Lately, with the weather getting cooler, and no end to this pandemic in sight, many of us are missing our neighborhood haunts. Though some bars are selling cocktails to go, many of us are on our own. If we want to drink a perfect Negroni this Halloween, we’ll have to make it ourselves.
Luckily, making cocktails isn’t magic, it’s science. A great bar is just a chemistry lab; each cocktail, a perfectly replicable concoction.
To help unravel the science of drinking, Discover talked with Kevin Liu, author of
After multiple delays and leaks, Amazon Prime Day 2020 kicks off next Tuesday,October 13. The 48-hour event ends at midnight PT on October 15, which equals the duration of last year’s Prime Day. With Prime Day so close to Black Friday this year, it presents a great opportunity to get some holiday shopping done early. To take advantage of the deals–which will feature gaming, tech, entertainment, and much more–you have to be an Amazon Prime member. We’ve put together some tips to help you navigate Prime Day 2020 and get the best deals.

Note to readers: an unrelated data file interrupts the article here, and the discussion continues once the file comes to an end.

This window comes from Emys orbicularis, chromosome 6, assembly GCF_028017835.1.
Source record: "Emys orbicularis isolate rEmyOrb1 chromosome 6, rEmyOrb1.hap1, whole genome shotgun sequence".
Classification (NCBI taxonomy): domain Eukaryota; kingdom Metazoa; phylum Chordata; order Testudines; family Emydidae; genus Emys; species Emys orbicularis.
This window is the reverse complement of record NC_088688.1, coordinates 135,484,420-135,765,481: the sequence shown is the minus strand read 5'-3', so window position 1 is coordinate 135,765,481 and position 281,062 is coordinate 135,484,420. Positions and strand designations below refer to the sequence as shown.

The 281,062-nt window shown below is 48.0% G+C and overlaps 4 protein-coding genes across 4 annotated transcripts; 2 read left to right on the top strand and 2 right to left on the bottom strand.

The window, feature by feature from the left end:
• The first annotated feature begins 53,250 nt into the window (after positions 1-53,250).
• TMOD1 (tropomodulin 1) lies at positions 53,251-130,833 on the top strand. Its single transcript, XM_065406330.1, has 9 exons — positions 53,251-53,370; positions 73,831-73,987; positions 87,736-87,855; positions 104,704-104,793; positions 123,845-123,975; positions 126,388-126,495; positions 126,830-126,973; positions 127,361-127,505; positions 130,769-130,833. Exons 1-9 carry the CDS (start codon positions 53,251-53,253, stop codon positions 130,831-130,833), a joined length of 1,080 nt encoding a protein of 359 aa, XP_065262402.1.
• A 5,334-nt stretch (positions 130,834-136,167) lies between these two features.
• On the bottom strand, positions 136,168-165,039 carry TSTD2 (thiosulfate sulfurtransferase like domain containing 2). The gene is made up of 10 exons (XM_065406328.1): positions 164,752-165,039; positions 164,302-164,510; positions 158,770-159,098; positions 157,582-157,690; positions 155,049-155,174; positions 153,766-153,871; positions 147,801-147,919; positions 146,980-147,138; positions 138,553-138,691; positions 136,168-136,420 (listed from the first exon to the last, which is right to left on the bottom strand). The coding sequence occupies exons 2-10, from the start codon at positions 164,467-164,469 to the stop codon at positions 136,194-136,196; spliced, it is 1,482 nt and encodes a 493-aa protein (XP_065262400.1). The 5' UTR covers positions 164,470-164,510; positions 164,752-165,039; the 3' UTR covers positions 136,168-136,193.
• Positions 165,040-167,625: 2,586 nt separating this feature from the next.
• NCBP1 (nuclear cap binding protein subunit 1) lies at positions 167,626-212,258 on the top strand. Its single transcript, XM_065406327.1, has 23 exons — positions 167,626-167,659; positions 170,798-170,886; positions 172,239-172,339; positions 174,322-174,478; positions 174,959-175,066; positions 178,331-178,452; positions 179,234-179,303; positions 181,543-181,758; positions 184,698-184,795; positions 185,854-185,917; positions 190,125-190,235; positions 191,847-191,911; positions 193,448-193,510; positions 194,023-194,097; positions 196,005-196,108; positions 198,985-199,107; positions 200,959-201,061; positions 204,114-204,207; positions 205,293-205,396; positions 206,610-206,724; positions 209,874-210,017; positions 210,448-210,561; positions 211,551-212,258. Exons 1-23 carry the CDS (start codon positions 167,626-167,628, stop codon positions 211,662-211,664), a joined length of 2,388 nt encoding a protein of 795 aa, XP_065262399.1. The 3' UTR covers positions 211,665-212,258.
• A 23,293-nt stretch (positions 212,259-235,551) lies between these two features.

Get a free 30-day Amazon Prime trial
One of the best tips for anyone without a Prime account heading into Prime Day is that Prime subscriptions begin with a month-long free trial (six months for students). Seeing as trial members get full access to Prime deals, that means you can sign up for the month
Tech leaders know there’s no shortage of project management systems, processes and programs out there—so many that a newcomer to the tech field can feel overwhelmed. While a new tech leader can use trial and error to eventually work through all the pros and cons of systems and processes and pin down what’s right for their organization, a smoother, faster path would be to turn to experienced tech leaders for their insights.
We asked the members of Forbes Technology Council to share top project management tips new tech leaders should remember. Their answers are below.